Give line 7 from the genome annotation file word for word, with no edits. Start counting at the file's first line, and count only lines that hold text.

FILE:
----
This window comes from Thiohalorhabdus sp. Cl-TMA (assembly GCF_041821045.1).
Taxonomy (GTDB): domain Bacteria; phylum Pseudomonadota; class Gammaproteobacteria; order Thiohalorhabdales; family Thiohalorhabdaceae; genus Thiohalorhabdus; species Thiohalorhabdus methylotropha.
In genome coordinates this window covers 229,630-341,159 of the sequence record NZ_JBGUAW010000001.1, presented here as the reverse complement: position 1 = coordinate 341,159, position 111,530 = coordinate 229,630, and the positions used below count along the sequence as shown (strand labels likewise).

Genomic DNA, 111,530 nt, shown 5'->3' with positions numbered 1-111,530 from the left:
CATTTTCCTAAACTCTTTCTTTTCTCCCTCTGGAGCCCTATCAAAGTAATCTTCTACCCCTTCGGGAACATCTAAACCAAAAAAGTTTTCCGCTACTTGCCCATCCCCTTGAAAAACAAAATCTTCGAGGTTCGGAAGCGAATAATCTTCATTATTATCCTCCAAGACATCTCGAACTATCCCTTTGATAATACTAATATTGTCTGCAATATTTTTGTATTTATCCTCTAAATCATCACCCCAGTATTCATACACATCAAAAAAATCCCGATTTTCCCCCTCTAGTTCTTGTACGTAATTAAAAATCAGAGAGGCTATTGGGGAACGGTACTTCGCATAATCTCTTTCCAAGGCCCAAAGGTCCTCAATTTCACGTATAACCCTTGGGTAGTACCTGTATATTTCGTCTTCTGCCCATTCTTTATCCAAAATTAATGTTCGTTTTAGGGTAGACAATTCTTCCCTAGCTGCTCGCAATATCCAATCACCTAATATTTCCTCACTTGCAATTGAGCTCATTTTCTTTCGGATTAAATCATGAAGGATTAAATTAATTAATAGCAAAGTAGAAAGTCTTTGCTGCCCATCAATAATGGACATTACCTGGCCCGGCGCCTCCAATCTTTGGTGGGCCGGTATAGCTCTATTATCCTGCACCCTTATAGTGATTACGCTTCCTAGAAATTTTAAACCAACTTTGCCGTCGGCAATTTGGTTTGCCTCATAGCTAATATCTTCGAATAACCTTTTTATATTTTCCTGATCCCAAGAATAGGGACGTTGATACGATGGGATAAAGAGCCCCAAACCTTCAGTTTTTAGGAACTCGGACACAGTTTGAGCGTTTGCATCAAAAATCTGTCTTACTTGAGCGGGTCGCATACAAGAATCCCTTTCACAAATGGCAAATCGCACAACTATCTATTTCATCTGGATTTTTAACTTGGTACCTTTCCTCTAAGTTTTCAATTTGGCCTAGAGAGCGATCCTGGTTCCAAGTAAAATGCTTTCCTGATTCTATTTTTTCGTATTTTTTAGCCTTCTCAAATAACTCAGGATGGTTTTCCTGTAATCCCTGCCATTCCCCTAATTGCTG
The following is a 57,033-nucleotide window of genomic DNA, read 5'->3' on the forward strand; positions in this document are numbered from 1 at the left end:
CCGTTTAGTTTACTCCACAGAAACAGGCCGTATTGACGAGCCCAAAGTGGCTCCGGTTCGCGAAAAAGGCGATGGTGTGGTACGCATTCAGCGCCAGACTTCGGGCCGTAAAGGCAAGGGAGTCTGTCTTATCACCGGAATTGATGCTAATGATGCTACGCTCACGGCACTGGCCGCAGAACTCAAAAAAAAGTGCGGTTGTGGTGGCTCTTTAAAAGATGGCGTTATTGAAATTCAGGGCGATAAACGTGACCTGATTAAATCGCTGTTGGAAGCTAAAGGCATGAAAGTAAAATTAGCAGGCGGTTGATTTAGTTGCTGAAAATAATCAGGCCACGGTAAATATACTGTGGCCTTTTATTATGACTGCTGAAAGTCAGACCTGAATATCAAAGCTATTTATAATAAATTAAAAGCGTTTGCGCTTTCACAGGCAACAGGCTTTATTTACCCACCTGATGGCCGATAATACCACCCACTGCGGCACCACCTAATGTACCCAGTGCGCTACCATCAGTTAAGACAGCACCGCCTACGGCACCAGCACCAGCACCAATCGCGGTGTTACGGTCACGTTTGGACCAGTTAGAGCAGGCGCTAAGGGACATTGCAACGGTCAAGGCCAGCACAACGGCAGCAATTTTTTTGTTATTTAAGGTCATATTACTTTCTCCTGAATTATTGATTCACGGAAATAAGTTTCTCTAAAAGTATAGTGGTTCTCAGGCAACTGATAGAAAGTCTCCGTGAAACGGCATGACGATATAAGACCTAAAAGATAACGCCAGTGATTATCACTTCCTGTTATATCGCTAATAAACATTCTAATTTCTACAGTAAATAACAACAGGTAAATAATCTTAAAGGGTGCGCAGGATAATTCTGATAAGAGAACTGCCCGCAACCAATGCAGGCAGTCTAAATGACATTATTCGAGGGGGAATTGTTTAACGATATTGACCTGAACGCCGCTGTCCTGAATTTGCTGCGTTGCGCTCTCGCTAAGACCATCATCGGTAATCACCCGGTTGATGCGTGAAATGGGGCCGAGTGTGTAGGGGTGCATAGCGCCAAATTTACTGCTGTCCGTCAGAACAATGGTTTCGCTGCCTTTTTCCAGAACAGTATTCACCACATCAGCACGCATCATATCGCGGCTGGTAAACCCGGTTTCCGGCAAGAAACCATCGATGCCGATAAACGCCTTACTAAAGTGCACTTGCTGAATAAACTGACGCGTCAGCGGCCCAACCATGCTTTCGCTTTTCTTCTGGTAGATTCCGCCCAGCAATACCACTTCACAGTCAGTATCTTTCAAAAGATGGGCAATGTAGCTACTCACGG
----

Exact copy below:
CCGTTTAGTTTACTCCACAGAAACAGGCCGTATTGACGAGCCCAAAGTGGCTCCGGTTCGCGAAAAAGGCGATGGTGTGGTACGCATTCAGCGCCAGACTTCGGGCCGTAAAGGCAAGGGAGTCTGTCTTATCACCGGAATTGATGCTAATGATGCTACGCTCACGGCACTGGCCGCAGAACTCAAAAAAAAGTGCGGTTGTGGTGGCTCTTTAAAAGATGGCGTTATTGAAATTCAGGGCGATAAACGTGACCTGATTAAATCGCTGTTGGAAGCTAAAGGCATGAAAGTAAAATTAGCAGGCGGTTGATTTAGTTGCTGAAAATAATCAGGCCACGGTAAATATACTGTGGCCTTTTATTATGACTGCTGAAAGTCAGACCTGAATATCAAAGCTATTTATAATAAATTAAAAGCGTTTGCGCTTTCACAGGCAACAGGCTTTATTTACCCACCTGATGGCCGATAATACCACCCACTGCGGCACCACCTAATGTACCCAGTGCGCTACCATCAGTTAAGACAGCACCGCCTACGGCACCAGCACCAGCACCAATCGCGGTGTTACGGTCACGTTTGGACCAGTTAGAGCAGGCGCTAAGGGACATTGCAACGGTCAAGGCCAGCACAACGGCAGCAATTTTTTTGTTATTTAAGGTCATATTACTTTCTCCTGAATTATTGATTCACGGAAATAAGTTTCTCTAAAAGTATAGTGGTTCTCAGGCAACTGATAGAAAGTCTCCGTGAAACGGCATGACGATATAAGACCTAAAAGATAACGCCAGTGATTATCACTTCCTGTTATATCGCTAATAAACATTCTAATTTCTACAGTAAATAACAACAGGTAAATAATCTTAAAGGGTGCGCAGGATAATTCTGATAAGAGAACTGCCCGCAACCAATGCAGGCAGTCTAAATGACATTATTCGAGGGGGAATTGTTTAACGATATTGACCTGAACGCCGCTGTCCTGAATTTGCTGCGTTGCGCTCTCGCTAAGACCATCATCGGTAATCACCCGGTTGATGCGTGAAATGGGGCCGAGTGTGTAGGGGTGCATAGCGCCAAATTTACTGCTGTCCGTCAGAACAATGGTTTCGCTGCCTTTTTCCAGAACAGTATTCACCACATCAGCACGCATCATATCGCGGCTGGTAAACCCGGTTTCCGGCAAGAAACCATCGATGCCGATAAACGCCTTACTAAAGTGCACTTGCTGAATAAACTGACGCGTCAGCGGCCCAACCATGCTTTCGCTTTTCTTCTGGTAGATTCCGCCCAGCAATACCACTTCACAGTCAGTATCTTTCAAAAGATGGGCAATGTAGCTACTCACGG